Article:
The images of planets around Fomalhaut and HR8799 carried more clout than I expected, with traffic to the site quadrupling when the story ran, and substantial coverage from major media outlets as well. I ran the exciting images of both stars and their companions, but because I enjoy astronomical artwork, I now want to include the visualization below, showing Fomalhaut b surrounded by a large ring of autumnal russet and gold. Note, too, the extensive debris disk surrounding the distant star. Orbiting every 872 years, Fomalhaut b lies some 2.9 billion kilometers inside that disk’s inner edge.

Credit: ESA, NASA, and L. Calcada (ESO for STScI).

Greg Laughlin (University of California, Santa Cruz) was surprised at the even-handed media treatment of HR8799, considering the brightness of Fomalhaut (‘A star with a name like a rocket’), not to mention the acknowledged skills of the Hubble Space Telescope’s media office. But while HR8799 isn’t exactly a household word, the faint object trumps Fomalhaut in sheer numbers. Imagine being able to announce that you’ve imaged not one but three planets at the same time! We’re getting better at this, and as more eyes focus on young systems bright in the infrared, we’ll doubtless be snaring more examples of multiple worlds forming around their stars.

Laughlin is an ace exoplanet hunter whose systemic site should be on your priority list, and I was glad to see that he turned his attention to the question of planetary formation around these two stars, for the new planets are gas giants that make us take another look at planet formation. A news release from the Hubble site noted this point in relation to Fomalhaut b:

The planet may have formed at its location in a primordial circumstellar disk by gravitationally sweeping up remaining gas. Or, it may have migrated outward through a game of gravitational billiards where it exchanged momentum with smaller planetary bodies. It is commonly believed that the planets Uranus and Neptune migrated out to their present orbits after forming closer to the sun and then gravitationally interacted with smaller bodies.

The conventional model (insofar as anything can be considered ‘conventional’ in this fast-moving field) of gas giant formation is that it occurs through core accretion, meaning that a massive solid core eventually builds up out of much smaller pieces. Early dust and debris gradually become rocky planetesimals which, in turn, collide and coalesce. But does this have time to happen in the distant outer reaches of a nascent solar system, a place where the disk is thinner and intense stellar radiation can cause it to dissipate quickly? Gravitational instability offers the counter-model: Instabilities in the debris disk cause quick collapse of matter into planets that can form in a matter of a few millennia.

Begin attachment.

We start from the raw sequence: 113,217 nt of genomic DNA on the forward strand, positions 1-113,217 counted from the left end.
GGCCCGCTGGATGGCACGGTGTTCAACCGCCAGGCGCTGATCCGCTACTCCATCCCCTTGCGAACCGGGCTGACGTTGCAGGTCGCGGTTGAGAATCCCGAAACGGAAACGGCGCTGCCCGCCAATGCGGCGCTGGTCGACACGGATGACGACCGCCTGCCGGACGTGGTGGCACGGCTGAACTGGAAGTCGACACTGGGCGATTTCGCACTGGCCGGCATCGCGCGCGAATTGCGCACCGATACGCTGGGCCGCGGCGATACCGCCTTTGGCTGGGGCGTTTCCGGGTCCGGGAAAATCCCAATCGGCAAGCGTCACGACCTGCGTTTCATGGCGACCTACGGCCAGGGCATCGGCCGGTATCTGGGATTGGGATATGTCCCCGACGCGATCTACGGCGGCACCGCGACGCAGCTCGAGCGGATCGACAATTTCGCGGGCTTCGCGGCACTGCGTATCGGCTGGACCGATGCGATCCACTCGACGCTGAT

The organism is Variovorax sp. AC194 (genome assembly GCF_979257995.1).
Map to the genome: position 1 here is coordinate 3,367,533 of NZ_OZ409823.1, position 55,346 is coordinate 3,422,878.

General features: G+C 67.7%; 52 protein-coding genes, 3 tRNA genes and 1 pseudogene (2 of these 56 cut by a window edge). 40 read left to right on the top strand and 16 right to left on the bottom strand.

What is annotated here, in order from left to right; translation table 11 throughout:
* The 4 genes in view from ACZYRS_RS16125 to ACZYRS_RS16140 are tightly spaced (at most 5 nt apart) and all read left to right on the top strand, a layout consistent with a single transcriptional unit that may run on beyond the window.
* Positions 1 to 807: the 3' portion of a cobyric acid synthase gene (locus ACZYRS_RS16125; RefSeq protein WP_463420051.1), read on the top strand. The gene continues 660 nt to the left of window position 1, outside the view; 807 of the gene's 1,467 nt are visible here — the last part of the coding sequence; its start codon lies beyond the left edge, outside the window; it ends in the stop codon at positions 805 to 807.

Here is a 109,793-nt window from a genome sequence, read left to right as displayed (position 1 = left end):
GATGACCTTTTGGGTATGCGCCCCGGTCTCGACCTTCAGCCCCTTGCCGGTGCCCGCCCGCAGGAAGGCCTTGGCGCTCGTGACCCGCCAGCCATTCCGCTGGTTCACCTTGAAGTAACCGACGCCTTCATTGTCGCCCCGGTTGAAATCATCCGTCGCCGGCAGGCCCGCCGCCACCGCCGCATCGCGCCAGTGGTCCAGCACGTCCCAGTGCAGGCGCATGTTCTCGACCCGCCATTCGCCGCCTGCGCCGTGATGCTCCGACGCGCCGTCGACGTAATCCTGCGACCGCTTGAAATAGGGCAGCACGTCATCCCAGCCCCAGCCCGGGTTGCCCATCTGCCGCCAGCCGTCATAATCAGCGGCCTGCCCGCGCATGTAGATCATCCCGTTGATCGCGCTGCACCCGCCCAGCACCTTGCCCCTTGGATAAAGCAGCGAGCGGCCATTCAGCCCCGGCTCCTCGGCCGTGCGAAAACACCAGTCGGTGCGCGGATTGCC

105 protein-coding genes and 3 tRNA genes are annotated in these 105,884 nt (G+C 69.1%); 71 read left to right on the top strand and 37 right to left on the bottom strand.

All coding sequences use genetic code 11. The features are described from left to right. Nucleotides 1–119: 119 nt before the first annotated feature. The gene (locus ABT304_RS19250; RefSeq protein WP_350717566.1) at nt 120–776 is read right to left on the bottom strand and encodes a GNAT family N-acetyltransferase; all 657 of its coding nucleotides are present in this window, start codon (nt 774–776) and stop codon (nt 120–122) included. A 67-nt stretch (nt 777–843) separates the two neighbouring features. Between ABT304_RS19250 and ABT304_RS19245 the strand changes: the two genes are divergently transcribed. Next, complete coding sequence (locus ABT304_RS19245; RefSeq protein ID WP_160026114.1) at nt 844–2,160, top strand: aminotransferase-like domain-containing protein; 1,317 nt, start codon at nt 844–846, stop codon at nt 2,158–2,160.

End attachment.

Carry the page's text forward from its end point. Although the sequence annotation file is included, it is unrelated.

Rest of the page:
Laughlin’s take on this relates the new planets to an interesting exoplanet detection by Bunei Sato:

Sato’s detection in early 2007 of a 7.6 Jupiter-mass planet orbiting Epsilon Tauri (2.7 solar masses) in the Hyades is probably a good example of the type of planet that’s showing up in these new images, and Eps Tau b provides good support for the case that this category of objects arose from gravitational instability. The Hyades were a tough environment for planet formation via core accretion, due to the intense UV radiation that caused the disks to lose gas quickly…

And there are ways we might firm up this model:

Remnant debris disks would be expected around young stars that had massive enough disks to trigger gravitational instability. Also, in general, the more massive the star, the more massive the disk. And finally, if the planets formed via gravitational instability, one wouldn’t expect a bias toward high metallicity. If this idea is correct, as more of these planets are imaged, there shouldn’t be a metallicity correlation with the parent star.

Both models of planet formation seem robust in particular environments. Laughlin notes that, if the planets that circle HR8799 really were formed by gravitational instability, then our own Solar System’s gas giants, which formed through core accretion, would have less in common with them than with ‘hot Jupiter’ systems like 51 Peg, where the relevant gas giant was also the result of core accretion. Odd to think we have something in common with such bizarre systems… For more, check this helpful page of links to HR8799 materials, including images and movies, that the discovery team has made available. But look fast — I have no idea how long this temporary page will be up.